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Golden Star’s social initiative in Ghana is a glimpse of the future.

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The needs and economic activities of local communities must be considered when developing social and environmental initiatives. Image credit: Flickr.com

By Leon Louw, founder and editor of WhyAfrica

11 May 2021 – Mining company Golden Star’s flagship and award-winning social initiative in Ghana is a good example of a sustainable project and provides us with a glimpse of the future. It shows extractive industries how to incorporate other sectors in their thinking and how to develop creative programmes to empower local communities.          

In a world where sustainability and ESG investments have become pivotal to the success of any extractive economic activity, it is an informative exercise to study and compare different environmental and social development programmes across Africa. For many years, local African communities, and the environment from which the resources were extracted, stood last in the queue when profits were distributed between important stakeholders.

This has become an important rallying point for a younger generation and a new breed of international investors. Being responsible and operating in a sustainable way that benefits not only shareholders in the short term, but the environment and communities in the long term, is what these investors look at when deciding to part with their capital. They do not want short term success, they want their money to make a difference in the world, they want to improve the living conditions of people, and maintain, rehabilitate, and restore ecosystems and promote sustainable living.

When the “soft issues” like social responsibility and environmental management became compulsory to be awarded licenses to operate, extractive companies had to start ticking boxes, and creative ways of developing programmes to really make a difference, was few and far between. How many schools were built in far-flung communities that until today remain empty, or are used for other purposes?

It is therefore imperative that all alternatives are considered in developing environmental and social programmes. When developing and implementing such programmes, it is useful to study and get a good working knowledge of a range of different sectors, economic activities in the surrounding area of operation and the ecology of the natural systems. However, most of all, it is critical to involve the local communities and to determine what their needs are. Through proper research, and in-depth interviews and conversations, one can then develop a strategy that would benefit all stakeholders, most of all, local communities.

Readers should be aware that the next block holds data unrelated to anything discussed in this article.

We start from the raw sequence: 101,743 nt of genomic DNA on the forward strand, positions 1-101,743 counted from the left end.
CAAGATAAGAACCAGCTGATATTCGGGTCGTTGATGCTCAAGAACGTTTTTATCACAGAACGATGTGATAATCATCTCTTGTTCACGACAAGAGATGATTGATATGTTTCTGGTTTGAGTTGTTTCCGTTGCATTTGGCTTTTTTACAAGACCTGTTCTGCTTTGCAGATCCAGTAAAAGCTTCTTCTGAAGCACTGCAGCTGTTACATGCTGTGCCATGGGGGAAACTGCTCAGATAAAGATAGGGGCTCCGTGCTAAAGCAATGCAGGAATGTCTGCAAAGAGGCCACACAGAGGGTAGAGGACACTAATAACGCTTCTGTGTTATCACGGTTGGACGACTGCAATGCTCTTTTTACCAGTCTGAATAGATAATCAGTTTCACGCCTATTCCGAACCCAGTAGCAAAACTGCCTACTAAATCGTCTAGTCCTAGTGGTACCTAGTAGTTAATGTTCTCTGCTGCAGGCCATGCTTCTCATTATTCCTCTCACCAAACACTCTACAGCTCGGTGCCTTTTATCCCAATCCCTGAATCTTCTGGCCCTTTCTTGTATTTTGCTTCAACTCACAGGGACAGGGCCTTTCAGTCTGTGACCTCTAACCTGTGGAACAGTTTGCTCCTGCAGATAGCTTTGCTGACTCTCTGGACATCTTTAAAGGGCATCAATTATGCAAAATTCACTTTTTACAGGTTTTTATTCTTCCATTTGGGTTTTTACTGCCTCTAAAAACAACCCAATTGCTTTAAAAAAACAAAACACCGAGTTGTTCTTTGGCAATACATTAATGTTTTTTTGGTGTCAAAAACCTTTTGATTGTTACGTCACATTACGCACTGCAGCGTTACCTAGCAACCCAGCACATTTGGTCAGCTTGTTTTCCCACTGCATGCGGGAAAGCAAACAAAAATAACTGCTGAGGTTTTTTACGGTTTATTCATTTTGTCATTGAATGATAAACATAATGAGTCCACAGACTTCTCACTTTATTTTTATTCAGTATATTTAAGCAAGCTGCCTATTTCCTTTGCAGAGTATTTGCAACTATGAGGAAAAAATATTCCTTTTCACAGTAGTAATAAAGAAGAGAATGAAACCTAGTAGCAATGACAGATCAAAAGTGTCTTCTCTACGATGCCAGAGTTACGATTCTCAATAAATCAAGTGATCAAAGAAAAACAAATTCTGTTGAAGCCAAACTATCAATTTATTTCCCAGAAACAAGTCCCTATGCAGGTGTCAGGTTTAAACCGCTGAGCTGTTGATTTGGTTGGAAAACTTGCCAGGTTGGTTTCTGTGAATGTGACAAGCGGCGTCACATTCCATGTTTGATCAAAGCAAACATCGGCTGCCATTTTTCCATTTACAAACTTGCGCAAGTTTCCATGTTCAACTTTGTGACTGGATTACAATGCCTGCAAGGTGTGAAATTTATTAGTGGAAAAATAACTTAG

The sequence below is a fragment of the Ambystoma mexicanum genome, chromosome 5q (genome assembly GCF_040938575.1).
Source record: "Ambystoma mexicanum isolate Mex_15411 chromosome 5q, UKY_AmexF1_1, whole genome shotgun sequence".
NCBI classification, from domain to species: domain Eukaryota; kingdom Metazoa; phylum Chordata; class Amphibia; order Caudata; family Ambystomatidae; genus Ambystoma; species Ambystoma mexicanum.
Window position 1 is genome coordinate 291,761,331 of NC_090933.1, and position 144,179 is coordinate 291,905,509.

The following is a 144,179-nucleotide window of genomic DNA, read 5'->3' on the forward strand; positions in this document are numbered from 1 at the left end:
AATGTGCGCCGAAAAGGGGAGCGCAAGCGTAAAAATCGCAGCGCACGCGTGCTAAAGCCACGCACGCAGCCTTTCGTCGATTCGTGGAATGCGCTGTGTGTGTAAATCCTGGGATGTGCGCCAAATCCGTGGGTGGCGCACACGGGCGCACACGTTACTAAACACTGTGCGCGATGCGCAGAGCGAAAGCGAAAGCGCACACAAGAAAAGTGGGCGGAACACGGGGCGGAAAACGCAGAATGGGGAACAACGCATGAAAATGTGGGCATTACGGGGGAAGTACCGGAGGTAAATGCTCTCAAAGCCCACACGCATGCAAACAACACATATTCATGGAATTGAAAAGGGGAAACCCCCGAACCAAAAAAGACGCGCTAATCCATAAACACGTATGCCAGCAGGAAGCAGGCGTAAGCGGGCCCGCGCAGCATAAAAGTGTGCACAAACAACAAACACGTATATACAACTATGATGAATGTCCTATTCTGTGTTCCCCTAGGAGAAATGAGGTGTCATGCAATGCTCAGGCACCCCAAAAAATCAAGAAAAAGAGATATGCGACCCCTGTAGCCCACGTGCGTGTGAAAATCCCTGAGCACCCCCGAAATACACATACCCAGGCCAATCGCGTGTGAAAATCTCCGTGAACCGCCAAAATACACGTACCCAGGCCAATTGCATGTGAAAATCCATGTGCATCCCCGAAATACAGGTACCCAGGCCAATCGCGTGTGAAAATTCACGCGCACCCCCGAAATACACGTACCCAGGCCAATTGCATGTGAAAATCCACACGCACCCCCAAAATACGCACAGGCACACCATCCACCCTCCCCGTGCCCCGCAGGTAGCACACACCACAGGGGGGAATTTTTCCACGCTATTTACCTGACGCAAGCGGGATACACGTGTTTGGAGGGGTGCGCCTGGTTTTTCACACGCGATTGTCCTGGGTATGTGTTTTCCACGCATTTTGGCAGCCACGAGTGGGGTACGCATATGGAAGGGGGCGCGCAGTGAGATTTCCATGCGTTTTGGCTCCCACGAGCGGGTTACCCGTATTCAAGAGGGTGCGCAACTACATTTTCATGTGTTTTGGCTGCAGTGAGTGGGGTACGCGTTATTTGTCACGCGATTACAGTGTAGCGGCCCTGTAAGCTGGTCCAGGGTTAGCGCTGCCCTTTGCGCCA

In my research I came across the mining company Golden Star’s impressive sustainability and social enterprise initiative in Ghana where Golden Star develops and operates oil palm plantations in communities proximate to the company’s gold mining operations, located in the Western Region of Ghana, for the benefit of members of the host communities.

According to Andrew Wray, CEO of Golden Star, the programme commits to ensuring that there is zero deforestation during the creation of a high value agribusiness on former subsistence farms and land that has previously been used for mining activities. Since its inception in 2006, the Golden Star Oil Palm Plantations Limited (GSOPP) has developed plantations on over 1500 hectares of land, which support more than 700 families at levels of yield three-times the small holder average in Ghana. The activities of GSOPP also align with the company’s wider sustainability goals of establishing high value post-mining land uses, self-funding revegetation and creation of biomass to act as a carbon sink to offset operational emissions.

Golden Star operates the Wassa underground mine in the Western Region of Ghana. The company is listed on the NYSE American, the Toronto Stock Exchange and the Ghanaian Stock Exchange. Golden Star was the winner of the Prospectors & Developers Association of Canada 2018 Environmental and Social Responsibility Award.

Leon Louw is the founder and editor of WhyAfrica. He specialises in natural resources and African affairs. WhyAfrica provides you with business intelligence that matters. Africa is our business, and we want it to be yours too. To subscribe to WhyAfrica’s free newsletter or digital magazine, and for more news on Africa, visit the website at www.whyafrica.co.za or send a direct message.

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AgricultureEnvironmental Management & Climate ChangeEnergyESGInfrastructureMiningPolitical EconomyTourism and ConservationWater Management